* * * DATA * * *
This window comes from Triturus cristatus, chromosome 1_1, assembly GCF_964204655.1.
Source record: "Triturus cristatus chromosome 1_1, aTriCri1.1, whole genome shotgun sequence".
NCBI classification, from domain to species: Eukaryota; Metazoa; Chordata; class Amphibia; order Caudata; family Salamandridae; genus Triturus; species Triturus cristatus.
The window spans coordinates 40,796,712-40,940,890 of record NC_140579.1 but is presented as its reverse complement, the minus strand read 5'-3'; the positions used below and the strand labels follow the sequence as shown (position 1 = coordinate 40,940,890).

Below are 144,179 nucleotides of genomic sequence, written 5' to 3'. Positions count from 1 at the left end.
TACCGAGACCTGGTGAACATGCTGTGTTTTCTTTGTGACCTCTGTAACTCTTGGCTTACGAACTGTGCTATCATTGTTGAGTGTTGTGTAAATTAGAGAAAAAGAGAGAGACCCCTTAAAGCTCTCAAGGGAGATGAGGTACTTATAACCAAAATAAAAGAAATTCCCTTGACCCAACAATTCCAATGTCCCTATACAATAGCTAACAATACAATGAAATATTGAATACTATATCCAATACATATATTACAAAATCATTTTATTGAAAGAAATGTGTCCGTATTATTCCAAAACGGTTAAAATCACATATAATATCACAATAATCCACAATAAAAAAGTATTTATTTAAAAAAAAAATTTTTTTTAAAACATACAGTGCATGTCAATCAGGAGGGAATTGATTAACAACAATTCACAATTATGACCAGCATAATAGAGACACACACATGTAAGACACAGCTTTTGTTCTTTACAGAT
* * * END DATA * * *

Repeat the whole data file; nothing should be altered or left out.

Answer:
This window comes from Triturus cristatus, chromosome 1_1, assembly GCF_964204655.1.
Source record: "Triturus cristatus chromosome 1_1, aTriCri1.1, whole genome shotgun sequence".
NCBI classification, from domain to species: Eukaryota; Metazoa; Chordata; class Amphibia; order Caudata; family Salamandridae; genus Triturus; species Triturus cristatus.
The window spans coordinates 40,796,712-40,940,890 of record NC_140579.1 but is presented as its reverse complement, the minus strand read 5'-3'; the positions used below and the strand labels follow the sequence as shown (position 1 = coordinate 40,940,890).

Below are 144,179 nucleotides of genomic sequence, written 5' to 3'. Positions count from 1 at the left end.
TACCGAGACCTGGTGAACATGCTGTGTTTTCTTTGTGACCTCTGTAACTCTTGGCTTACGAACTGTGCTATCATTGTTGAGTGTTGTGTAAATTAGAGAAAAAGAGAGAGACCCCTTAAAGCTCTCAAGGGAGATGAGGTACTTATAACCAAAATAAAAGAAATTCCCTTGACCCAACAATTCCAATGTCCCTATACAATAGCTAACAATACAATGAAATATTGAATACTATATCCAATACATATATTACAAAATCATTTTATTGAAAGAAATGTGTCCGTATTATTCCAAAACGGTTAAAATCACATATAATATCACAATAATCCACAATAAAAAAGTATTTATTTAAAAAAAAAATTTTTTTTAAAACATACAGTGCATGTCAATCAGGAGGGAATTGATTAACAACAATTCACAATTATGACCAGCATAATAGAGACACACACATGTAAGACACAGCTTTTGTTCTTTACAGAT